Virginia City, Nevada became an overnight mining boomtown as a result of the Comstock Lode silver strike in 1859.
A railroad was needed between the Truckee River and Virginia City as a connection to Reno for hauling the valuable ore.
For decades, Nevada’s most famous Virginia & Truckee Railroad was hailed as the wealthiest short line railroad in the world. It was also called the nation’s “crookedest railroad.”
On the heels of every boom is a bust. For 25 glorious years, Virginia was the leading city in Nevada. Then came 75 bad years during which mining slowed and finally stopped.
The city shriveled, but never became a ghost town.
Gawking at all the Victorian-era buildings, while trying to walk on the uneven board sidewalks, were tricky for this tourist.
We decided that a few Bloody Mary drinks at the Bucket of Blood Saloon is a thirst quenching way to enjoy history on a hot day.
Mark Twain began his fame working for a local newspaper in 1862, after failing as a miner. A century later, Janis Joplin and the Grateful Dead got their start in these saloons, as the hippie culture started to grow.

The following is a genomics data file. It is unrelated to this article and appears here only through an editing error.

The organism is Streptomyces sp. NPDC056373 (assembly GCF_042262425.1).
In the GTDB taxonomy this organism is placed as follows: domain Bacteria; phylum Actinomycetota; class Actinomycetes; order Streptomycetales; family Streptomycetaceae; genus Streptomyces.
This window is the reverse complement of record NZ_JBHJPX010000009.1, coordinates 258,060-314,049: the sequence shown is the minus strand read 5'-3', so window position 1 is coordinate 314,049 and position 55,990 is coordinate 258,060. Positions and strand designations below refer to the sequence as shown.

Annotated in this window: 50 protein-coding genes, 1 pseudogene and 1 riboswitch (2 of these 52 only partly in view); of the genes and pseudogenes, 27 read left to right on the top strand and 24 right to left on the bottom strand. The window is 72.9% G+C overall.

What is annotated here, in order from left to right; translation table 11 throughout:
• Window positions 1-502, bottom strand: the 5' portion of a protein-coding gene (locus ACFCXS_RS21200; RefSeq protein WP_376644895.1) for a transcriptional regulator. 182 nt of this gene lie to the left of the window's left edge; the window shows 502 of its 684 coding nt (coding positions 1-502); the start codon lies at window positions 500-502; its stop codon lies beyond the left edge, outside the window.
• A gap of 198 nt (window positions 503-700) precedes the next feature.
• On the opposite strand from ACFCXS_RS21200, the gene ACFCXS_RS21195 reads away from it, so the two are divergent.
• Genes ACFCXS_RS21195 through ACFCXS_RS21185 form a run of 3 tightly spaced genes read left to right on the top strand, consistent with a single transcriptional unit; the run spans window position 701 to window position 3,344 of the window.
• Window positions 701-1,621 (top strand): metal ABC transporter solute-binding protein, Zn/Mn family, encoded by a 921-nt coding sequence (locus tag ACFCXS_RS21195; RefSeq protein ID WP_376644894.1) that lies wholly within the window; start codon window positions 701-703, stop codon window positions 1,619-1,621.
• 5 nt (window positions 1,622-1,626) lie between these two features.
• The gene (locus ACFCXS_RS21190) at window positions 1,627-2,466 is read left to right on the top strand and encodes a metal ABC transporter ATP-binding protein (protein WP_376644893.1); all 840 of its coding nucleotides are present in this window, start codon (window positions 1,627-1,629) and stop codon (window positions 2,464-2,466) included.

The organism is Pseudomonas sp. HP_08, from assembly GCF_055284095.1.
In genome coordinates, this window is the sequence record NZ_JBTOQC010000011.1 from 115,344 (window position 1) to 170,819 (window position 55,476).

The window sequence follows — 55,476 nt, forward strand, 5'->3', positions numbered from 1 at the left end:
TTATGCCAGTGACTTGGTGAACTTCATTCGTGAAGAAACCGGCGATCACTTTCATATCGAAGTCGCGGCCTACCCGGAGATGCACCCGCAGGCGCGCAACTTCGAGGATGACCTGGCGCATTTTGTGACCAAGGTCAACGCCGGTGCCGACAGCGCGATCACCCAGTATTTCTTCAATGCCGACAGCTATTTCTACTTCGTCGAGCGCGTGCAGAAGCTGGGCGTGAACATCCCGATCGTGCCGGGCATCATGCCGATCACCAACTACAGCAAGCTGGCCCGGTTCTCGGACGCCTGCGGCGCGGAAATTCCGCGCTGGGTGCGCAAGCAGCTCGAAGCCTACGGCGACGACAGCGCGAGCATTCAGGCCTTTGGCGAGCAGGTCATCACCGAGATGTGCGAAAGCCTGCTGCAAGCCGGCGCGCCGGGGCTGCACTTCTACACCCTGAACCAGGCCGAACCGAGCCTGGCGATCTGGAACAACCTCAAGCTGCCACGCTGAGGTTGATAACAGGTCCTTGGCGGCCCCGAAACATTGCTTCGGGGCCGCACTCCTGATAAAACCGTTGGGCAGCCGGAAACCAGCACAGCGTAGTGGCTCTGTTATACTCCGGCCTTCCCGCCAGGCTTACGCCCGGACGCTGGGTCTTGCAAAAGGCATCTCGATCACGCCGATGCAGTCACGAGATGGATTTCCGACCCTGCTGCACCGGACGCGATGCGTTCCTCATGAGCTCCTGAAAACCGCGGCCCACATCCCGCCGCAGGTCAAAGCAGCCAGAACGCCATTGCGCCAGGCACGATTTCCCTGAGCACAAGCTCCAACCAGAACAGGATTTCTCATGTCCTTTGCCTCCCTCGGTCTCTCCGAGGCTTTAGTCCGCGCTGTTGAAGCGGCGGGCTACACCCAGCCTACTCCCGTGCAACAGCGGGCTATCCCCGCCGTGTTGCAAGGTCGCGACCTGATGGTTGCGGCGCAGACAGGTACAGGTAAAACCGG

Museums make up a large part of this town. Among the many antiques are “one armed bandits” with none of the bells n’ whistles of today’s casinos. Folk lore abounds about the ghost of Black Jake and the Suicide Table in the Delta Saloon.
Located on a steep, windswept edge of town is the Silver Terrace Cemetery. This was once a showplace of tree-shaded walks between elaborate monuments and headstones.
We love steam trains and this was a scenic trip to Carson City, traveling past Gold Hill where gold strikes began, then back to Virginia City. Tour guides pointed out the many old mines and wild mustangs on the high desert plains.
This town struggled through a boom to bust era and devastating fires, but lives on to tell its colorful stories.